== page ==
Ridere, ludere, hoc est vivere.

Saturday, August 18, 2012

The game time conundrum

This isn't a new problem, but it's a problem that has recently really come sharply into focus.  I've been playing plenty of two-player games at home, and several multi-player Euros with friends.  But a number of other games and genres have caught my attention on which I'd like to spend more time and energy:

  • Midway, which my colleague Frank H. and I played once recently and intend to play again, switching sides.  Frank has been heavily researching the variants that were published in The General and elsewhere - Leyte Gulf, Coral Sea, and perhaps another as well.  I could see us running a series of these games.
  • The Great Campaigns of the American Civil War:  My friend Paul R. and I have played several scenarios from Stonewall Jackson's Way, and we're both interested in playing Here Come the Rebels as well.  These are terrific Civil War games that deserve a lot of attention.
  • Western role-playing:  When I came home from HistoriCon and described High Noon to my sons, all three got excited about the idea of a Western-based skirmish game.  Then they got the idea that it would be even more fun as a role-playing game.  Unfortunately, I'd got rid of my brother's old copy of Boot Hill (and I'll save the "game storage conundrum" topic for another post).  But they did a little internet research (being the resourceful little web-heads that they are) and discovered Aces and Eights.  So I picked up a few figures and a miniature church.  All that remains is to acquire the rules, paint the miniatures, get some terrain, compose a campaign...(I think that means I'm setting aside Traveller, which my 16-year-old was interested in, and Dungeons and Dragons, which my 11-year-old was having me run.)
  • De Bellis Antiquitatis:  How did my old miniatures flame fall off the face of the earth?  Seeing miniature storage options at HistoriCon reminded me of how much I enjoyed DBA and would love to get back into the swing of ancients on the table.
  • Another HistoriCon inspiration was dreadnought-era naval miniatures.  I picked up a copy of Brian DeWitt's When Dreadnoughts Ruled the Seas and a few Russian cruisers.  I am eager to find some Japanese ships, paint them up, and re-visit the Russo-Japanese War.  
  • My recent experience with WS&IM has rejuvenated my interest in the age of sail.  I'd like to further explore battles of that period and get some sailing ship miniatures on the table in the process.  I also have some thoughts about the fields-of-fire rules that I think deserve some exploration.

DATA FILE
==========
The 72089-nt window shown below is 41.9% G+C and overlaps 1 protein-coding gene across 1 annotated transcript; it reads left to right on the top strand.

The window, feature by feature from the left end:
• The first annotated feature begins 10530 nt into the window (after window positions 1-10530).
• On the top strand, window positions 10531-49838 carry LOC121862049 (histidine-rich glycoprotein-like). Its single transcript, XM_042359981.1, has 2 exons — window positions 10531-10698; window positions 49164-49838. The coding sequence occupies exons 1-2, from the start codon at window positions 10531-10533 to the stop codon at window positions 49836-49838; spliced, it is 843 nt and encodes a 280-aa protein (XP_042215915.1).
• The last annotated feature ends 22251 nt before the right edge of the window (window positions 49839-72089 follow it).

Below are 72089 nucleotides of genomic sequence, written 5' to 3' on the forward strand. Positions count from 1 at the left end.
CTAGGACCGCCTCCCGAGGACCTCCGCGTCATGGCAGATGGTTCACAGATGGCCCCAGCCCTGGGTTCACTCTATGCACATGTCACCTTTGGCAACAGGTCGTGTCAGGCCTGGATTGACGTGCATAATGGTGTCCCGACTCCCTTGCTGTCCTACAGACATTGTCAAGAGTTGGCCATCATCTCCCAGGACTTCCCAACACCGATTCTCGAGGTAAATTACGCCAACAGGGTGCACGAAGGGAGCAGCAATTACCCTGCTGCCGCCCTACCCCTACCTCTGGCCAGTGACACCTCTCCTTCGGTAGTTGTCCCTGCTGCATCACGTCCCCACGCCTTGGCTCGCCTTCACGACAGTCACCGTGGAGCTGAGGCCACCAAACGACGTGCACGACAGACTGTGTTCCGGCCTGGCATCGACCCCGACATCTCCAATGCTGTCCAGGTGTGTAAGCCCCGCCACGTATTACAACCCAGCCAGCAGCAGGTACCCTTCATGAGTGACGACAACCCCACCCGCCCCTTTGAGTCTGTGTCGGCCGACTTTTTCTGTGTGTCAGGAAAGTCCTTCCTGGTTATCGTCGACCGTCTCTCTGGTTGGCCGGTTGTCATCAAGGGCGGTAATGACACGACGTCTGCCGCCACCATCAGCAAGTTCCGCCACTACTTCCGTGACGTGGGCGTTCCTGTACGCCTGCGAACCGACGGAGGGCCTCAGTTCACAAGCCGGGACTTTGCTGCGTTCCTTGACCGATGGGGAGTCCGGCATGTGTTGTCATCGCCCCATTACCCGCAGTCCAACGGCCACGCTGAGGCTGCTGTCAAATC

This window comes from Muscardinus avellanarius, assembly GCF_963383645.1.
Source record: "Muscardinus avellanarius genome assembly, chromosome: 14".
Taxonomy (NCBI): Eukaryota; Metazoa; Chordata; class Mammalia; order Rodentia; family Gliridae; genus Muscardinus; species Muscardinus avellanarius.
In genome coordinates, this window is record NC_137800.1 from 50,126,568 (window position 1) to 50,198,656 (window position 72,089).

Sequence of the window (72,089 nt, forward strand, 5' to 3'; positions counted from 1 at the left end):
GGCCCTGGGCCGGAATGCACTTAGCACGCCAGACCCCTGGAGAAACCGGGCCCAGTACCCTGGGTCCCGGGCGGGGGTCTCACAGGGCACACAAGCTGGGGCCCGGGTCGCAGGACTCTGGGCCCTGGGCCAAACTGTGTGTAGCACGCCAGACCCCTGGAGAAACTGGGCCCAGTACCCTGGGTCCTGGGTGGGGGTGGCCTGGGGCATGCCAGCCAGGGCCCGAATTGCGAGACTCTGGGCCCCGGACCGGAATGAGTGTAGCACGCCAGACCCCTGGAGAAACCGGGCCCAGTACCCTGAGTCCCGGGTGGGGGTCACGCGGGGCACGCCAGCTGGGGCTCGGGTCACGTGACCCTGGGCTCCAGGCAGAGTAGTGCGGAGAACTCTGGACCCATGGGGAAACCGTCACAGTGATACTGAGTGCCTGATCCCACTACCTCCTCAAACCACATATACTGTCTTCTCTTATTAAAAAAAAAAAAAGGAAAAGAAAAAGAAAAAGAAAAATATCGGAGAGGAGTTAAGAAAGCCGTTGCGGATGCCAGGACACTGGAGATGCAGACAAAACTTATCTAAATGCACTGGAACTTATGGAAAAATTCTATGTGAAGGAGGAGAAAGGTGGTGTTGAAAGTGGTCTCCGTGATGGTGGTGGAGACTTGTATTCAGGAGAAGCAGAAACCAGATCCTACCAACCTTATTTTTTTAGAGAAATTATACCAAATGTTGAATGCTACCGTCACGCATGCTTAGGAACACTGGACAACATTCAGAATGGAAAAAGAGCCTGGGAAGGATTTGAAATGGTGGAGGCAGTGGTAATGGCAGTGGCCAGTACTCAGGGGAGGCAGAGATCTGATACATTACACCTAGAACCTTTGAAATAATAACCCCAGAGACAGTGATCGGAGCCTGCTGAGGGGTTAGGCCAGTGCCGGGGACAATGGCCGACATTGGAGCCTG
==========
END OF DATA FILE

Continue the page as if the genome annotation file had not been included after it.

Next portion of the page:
• I've picked up a number of Euros and other boardgames over the last several months - Chicago Express, Leaping Lemmings, St. Petersburg, Le Havre, For the Win, Samarkand, Belfort, Alibi.  It would be nice to get some time with each of these.  And meanwhile my friends have picked up other games, and they are all interested in getting them to the table as well.  And I'm interested in playing them.
  • I have some old favorites that I'd like to bring back to the table as well - The End of the Triumvirate, Age of Renaissance, Panzer Leader, just to name a few.
  • I have two game designs in the works - "Supply and Demand," which isn't pressing, and "East India Company," which is very promising and which I'd really like to get firing on all cylinders by the time Congress of Gamers comes around.  
So what's my point?  Simply that there are way too many games and not nearly enough time.  I know I'm not alone with this problem.  Gamers everywhere are like kids in candy stores, not knowing which of the myriad choices most deserve their hard-earned and limited spending money.  Well, this is my candy store.  And the limited resources are time and attention.  

Tot ludos, ita paulo tempus.


  1. I find a similar conundrum. Each time I purchase a game it gets played almost at once, then a few more times until the next is purchased. It then gets pushed down in the stack when a new game comes along. We only play a few standars; very few games get popped back off the stack...sad...

  2. It is sad, isn't it, Steve? Every time I look over my collection, I say, "oh, we should play that. Oh, and that, too. Oh, and that one. Oh, I should teach the kids that ..."

    Hiew Chok Sien is a Malaysian blogger who wrote an interesting post about this phenomenon and how he struggled for a while with his tendency to keep buying the next new thing. He finally reached peace with himself as what he calls a "game taster."

    My own approach is a little different. I like to spend some time diving into a game and exploring it. Lately it's been Wooden Ships and Iron Men and now Midway (new post to follow soon). The problem is that I wish I had time to do that with about ten or twenty different games.

  3. Or in six words, "So many games, so little time."

    Where have I heard that before... ?

    I really should get residuals for that expression :-)

  4. It's been 14 months since I wrote that bulleted list, and most of them still remain barely touched. Frank and I did play a lot of Midway, and I've played a fair amount of Euro games, and "East India Company" has had some good playtesting. Otherwise, though, the "So many games..." problem is still a pervasive one.